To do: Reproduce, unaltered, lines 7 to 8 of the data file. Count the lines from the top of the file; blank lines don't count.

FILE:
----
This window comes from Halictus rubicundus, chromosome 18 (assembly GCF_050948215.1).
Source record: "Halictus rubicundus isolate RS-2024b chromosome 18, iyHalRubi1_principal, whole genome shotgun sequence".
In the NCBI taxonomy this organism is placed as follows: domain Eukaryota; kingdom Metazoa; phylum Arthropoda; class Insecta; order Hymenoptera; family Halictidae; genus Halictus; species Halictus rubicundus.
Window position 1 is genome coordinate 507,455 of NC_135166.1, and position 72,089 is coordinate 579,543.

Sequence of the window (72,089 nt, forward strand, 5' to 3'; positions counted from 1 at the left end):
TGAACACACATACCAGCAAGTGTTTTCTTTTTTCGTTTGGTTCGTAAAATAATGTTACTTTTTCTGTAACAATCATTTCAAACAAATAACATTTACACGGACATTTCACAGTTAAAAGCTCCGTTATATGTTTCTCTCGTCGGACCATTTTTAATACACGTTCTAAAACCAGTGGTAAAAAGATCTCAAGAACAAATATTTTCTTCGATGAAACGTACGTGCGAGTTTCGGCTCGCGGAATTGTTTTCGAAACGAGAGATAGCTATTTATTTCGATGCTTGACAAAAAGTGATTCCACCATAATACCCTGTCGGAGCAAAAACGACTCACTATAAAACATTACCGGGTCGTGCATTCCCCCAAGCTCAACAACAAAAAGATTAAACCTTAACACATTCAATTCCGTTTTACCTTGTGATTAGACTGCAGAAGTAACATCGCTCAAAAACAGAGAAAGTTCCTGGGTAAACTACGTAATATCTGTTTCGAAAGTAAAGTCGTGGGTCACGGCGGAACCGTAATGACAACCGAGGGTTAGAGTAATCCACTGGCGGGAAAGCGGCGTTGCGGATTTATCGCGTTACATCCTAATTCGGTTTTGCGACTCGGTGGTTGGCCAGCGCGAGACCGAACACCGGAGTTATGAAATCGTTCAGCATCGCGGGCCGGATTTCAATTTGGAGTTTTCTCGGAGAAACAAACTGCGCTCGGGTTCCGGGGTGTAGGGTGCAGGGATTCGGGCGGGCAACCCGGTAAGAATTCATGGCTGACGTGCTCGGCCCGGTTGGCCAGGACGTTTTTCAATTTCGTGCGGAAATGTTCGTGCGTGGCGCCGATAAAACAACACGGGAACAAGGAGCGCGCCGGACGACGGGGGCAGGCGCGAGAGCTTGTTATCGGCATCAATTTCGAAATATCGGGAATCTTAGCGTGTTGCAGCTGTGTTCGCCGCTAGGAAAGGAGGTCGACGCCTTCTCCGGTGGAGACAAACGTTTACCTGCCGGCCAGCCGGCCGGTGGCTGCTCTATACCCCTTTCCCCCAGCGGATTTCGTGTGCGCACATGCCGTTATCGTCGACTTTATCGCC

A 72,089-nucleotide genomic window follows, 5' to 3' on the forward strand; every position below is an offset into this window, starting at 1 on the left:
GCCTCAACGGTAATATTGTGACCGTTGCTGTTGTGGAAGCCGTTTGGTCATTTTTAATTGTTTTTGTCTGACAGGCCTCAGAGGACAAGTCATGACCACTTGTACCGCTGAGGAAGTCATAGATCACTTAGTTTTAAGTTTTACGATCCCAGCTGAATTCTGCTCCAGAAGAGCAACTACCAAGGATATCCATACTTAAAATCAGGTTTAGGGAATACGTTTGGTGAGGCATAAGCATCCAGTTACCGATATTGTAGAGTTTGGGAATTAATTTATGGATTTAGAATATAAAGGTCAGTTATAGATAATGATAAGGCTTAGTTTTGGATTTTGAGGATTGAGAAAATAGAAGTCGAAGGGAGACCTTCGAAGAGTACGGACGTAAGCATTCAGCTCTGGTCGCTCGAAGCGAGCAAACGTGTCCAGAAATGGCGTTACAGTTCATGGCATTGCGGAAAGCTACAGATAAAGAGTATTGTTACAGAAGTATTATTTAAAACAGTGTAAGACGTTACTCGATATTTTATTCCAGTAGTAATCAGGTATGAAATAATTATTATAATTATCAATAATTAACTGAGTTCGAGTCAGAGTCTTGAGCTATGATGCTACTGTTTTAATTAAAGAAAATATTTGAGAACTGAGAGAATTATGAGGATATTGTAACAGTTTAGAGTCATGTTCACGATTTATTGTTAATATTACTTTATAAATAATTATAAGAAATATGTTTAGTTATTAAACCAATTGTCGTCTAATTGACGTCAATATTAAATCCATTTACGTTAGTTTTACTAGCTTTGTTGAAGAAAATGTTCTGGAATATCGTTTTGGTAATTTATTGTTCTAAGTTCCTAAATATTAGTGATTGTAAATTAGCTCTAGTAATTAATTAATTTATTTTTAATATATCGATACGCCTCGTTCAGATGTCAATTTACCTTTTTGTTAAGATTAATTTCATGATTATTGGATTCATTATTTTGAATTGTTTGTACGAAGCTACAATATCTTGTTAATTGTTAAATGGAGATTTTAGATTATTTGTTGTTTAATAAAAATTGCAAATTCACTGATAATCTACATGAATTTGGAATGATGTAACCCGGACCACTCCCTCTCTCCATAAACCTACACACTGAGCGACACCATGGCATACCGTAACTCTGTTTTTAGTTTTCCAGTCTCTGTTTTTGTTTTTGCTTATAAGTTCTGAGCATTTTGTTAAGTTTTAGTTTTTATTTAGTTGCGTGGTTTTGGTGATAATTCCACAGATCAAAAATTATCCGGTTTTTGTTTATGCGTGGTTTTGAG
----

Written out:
A 72,089-nucleotide genomic window follows, 5' to 3' on the forward strand; every position below is an offset into this window, starting at 1 on the left:
GCCTCAACGGTAATATTGTGACCGTTGCTGTTGTGGAAGCCGTTTGGTCATTTTTAATTGTTTTTGTCTGACAGGCCTCAGAGGACAAGTCATGACCACTTGTACCGCTGAGGAAGTCATAGATCACTTAGTTTTAAGTTTTACGATCCCAGCTGAATTCTGCTCCAGAAGAGCAACTACCAAGGATATCCATACTTAAAATCAGGTTTAGGGAATACGTTTGGTGAGGCATAAGCATCCAGTTACCGATATTGTAGAGTTTGGGAATTAATTTATGGATTTAGAATATAAAGGTCAGTTATAGATAATGATAAGGCTTAGTTTTGGATTTTGAGGATTGAGAAAATAGAAGTCGAAGGGAGACCTTCGAAGAGTACGGACGTAAGCATTCAGCTCTGGTCGCTCGAAGCGAGCAAACGTGTCCAGAAATGGCGTTACAGTTCATGGCATTGCGGAAAGCTACAGATAAAGAGTATTGTTACAGAAGTATTATTTAAAACAGTGTAAGACGTTACTCGATATTTTATTCCAGTAGTAATCAGGTATGAAATAATTATTATAATTATCAATAATTAACTGAGTTCGAGTCAGAGTCTTGAGCTATGATGCTACTGTTTTAATTAAAGAAAATATTTGAGAACTGAGAGAATTATGAGGATATTGTAACAGTTTAGAGTCATGTTCACGATTTATTGTTAATATTACTTTATAAATAATTATAAGAAATATGTTTAGTTATTAAACCAATTGTCGTCTAATTGACGTCAATATTAAATCCATTTACGTTAGTTTTACTAGCTTTGTTGAAGAAAATGTTCTGGAATATCGTTTTGGTAATTTATTGTTCTAAGTTCCTAAATATTAGTGATTGTAAATTAGCTCTAGTAATTAATTAATTTATTTTTAATATATCGATACGCCTCGTTCAGATGTCAATTTACCTTTTTGTTAAGATTAATTTCATGATTATTGGATTCATTATTTTGAATTGTTTGTACGAAGCTACAATATCTTGTTAATTGTTAAATGGAGATTTTAGATTATTTGTTGTTTAATAAAAATTGCAAATTCACTGATAATCTACATGAATTTGGAATGATGTAACCCGGACCACTCCCTCTCTCCATAAACCTACACACTGAGCGACACCATGGCATACCGTAACTCTGTTTTTAGTTTTCCAGTCTCTGTTTTTGTTTTTGCTTATAAGTTCTGAGCATTTTGTTAAGTTTTAGTTTTTATTTAGTTGCGTGGTTTTGGTGATAATTCCACAGATCAAAAATTATCCGGTTTTTGTTTATGCGTGGTTTTGAG